Zone of Peace
Endangered Tigers Facing Fresh Assault From China
By Peter Foster, South Asia Correspondent, The Telegraph (UK) (Filed: 06/05/2006)
The fight to save the last remaining Indian tigers has suffered a fresh blow after it emerged that newsreaders on a
Chinese state television channel have been ordered to wear costumes fringed with tiger-fur.
The ruling, issued by a Communist Party propaganda unit in Qinqhai province, north-west China, dismayed environmentalists who have been campaigning against the wearing of the Tibetan ceremonial robes - or chuba.
Officially there are 3,600 tigers still living in the wild in India, but demand for the fur-trimmed chubas among a new class of wealthy Tibetans has fuelled an unprecedented rise in poaching over the past decade.
Last year it emerged that one major Indian reserve - Sariskar in Rajasthan - had been completely emptied of tigers, with some conservationists estimating the true number of wild tigers in India to be just 1,200.
This year campaigners scored a major coup when the Dalai Lama, Tibet's exiled spiritual leader, said that Tibetans should be "ashamed" to wear animal furs and called on his followers to stop wearing tiger and leopard skins.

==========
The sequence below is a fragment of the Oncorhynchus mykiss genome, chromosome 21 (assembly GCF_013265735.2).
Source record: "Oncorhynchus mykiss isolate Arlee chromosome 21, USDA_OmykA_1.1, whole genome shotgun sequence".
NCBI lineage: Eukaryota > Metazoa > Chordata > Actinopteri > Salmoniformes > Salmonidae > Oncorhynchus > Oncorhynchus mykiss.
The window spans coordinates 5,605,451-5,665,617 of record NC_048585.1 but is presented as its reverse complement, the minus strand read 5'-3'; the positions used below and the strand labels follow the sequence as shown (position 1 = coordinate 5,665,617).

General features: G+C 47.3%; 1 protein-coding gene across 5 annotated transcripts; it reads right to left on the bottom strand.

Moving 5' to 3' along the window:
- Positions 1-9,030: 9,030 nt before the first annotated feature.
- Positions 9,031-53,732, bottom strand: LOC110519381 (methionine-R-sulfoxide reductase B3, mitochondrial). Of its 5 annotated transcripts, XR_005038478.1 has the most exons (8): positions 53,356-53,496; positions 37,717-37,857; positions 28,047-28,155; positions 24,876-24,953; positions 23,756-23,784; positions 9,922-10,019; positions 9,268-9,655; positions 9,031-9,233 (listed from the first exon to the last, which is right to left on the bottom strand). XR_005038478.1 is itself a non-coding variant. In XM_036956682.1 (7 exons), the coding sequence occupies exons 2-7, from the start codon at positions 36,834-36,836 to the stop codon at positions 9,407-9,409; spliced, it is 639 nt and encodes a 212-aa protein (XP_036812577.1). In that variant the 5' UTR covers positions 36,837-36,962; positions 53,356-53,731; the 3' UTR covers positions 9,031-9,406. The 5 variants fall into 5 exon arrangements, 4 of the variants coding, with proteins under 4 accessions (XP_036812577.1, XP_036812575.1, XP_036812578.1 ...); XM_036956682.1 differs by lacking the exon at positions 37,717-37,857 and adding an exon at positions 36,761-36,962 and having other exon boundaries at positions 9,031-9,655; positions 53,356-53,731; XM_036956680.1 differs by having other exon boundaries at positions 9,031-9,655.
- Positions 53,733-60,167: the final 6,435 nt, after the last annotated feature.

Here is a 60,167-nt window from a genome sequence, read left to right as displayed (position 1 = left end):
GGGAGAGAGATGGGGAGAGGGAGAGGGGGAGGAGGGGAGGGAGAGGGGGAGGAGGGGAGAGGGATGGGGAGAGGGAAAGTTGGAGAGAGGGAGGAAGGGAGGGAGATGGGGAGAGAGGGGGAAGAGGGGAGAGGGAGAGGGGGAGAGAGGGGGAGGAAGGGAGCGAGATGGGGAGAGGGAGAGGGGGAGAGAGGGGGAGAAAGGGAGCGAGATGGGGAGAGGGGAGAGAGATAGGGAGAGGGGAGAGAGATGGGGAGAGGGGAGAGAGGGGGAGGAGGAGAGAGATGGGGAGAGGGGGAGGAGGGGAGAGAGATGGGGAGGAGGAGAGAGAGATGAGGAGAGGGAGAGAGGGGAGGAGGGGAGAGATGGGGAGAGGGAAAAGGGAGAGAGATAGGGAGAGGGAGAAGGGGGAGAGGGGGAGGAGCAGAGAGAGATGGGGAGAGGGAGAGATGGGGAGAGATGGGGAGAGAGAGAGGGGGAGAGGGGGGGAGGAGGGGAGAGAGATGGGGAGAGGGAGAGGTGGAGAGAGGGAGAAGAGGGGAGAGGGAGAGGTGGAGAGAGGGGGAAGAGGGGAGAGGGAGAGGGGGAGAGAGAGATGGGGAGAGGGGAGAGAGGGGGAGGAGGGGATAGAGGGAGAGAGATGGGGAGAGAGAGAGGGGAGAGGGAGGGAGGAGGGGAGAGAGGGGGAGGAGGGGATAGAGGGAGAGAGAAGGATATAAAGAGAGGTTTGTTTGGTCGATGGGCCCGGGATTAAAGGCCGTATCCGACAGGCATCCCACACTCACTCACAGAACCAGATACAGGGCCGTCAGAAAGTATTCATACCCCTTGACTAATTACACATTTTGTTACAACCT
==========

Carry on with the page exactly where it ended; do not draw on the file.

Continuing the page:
Conservationists were jubilant when hundreds of Tibetans defied the orders of the Chinese authorities and took to the streets to burn tiger, leopard and sea-otter skins in a public display of loyalty to the Dalai Lama.
However that campaign now looks to have back-fired as Chinese officials appeared to take political revenge on the Dalai Lama, even offering grants of 10,000 yuan (£680) to presenters who could not afford to buy new costumes.
Local sources in Tibet said that two senior party officials visited Qinghai television station last month and ordered members of its Amdo-language Tibetan channel to wear the chubas.
Radio Free Asia reported that Che Xizhen, head of Qinghai's provincial propaganda department, had issued the order, adding that wearing furs was now "a matter of politics".
"Two [officials] came to the television station and gave orders, saying, 'You've got to add fur linings to your clothes. This is compulsory or else'," a source said.
The existence of the order was later confirmed by Qinghai Television's station chief, Bai Jubi, in an interview with Radio Free Asia's Tibetan service.
However he said the decision to wear the chubas was aesthetically - not politically - motivated as the station's presenters' existing robes had become old and frayed and needed replacing.
The Dalai Lama's decision to back the campaign came after officials in Tibet intercepted 32 tiger, 579 leopard and 665 otter skins in a single shipment last year.
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